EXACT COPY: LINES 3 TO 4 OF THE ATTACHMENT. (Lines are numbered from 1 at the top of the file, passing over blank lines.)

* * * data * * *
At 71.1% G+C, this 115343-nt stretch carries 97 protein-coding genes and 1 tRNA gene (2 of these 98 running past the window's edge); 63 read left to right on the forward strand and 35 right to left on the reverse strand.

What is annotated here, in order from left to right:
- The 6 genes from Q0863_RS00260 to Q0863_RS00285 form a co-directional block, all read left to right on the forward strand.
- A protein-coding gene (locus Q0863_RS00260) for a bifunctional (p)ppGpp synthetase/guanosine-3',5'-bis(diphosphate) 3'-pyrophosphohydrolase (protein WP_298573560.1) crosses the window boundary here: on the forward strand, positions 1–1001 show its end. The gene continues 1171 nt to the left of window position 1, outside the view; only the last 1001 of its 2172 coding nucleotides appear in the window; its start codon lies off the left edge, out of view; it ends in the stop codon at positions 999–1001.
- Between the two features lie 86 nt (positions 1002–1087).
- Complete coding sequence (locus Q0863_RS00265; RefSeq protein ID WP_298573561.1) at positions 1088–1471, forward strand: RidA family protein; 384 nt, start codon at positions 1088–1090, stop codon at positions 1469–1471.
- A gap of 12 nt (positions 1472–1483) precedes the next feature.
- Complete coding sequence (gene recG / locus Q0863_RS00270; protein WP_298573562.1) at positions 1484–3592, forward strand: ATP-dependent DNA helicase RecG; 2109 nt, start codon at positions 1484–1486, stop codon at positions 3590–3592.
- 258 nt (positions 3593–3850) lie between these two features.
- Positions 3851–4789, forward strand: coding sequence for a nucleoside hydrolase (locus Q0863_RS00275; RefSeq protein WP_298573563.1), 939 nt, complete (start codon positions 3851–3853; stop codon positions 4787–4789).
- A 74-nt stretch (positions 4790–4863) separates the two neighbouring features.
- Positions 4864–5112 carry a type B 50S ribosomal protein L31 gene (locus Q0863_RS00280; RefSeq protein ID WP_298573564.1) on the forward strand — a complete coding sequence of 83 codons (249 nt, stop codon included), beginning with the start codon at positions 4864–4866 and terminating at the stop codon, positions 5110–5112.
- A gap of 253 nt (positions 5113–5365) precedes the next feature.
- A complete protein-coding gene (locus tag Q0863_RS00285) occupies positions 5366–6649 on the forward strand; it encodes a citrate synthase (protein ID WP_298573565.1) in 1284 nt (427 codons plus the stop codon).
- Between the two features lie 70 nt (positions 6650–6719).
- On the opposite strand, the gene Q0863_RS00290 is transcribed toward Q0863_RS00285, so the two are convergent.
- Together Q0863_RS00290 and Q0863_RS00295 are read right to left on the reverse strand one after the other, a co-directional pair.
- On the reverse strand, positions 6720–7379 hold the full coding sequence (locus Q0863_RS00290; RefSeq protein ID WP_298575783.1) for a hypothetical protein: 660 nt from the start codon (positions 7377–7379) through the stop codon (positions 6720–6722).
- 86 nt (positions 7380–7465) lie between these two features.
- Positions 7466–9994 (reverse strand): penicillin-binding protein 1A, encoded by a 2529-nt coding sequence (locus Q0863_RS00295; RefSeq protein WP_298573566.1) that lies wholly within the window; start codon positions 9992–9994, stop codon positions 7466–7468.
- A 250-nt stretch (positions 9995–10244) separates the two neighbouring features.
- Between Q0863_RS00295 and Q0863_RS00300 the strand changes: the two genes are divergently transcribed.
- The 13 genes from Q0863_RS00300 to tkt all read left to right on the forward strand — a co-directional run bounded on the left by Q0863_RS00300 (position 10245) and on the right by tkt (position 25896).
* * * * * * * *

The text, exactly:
- The 6 genes from Q0863_RS00260 to Q0863_RS00285 form a co-directional block, all read left to right on the forward strand.
- A protein-coding gene (locus Q0863_RS00260) for a bifunctional (p)ppGpp synthetase/guanosine-3',5'-bis(diphosphate) 3'-pyrophosphohydrolase (protein WP_298573560.1) crosses the window boundary here: on the forward strand, positions 1–1001 show its end. The gene continues 1171 nt to the left of window position 1, outside the view; only the last 1001 of its 2172 coding nucleotides appear in the window; its start codon lies off the left edge, out of view; it ends in the stop codon at positions 999–1001.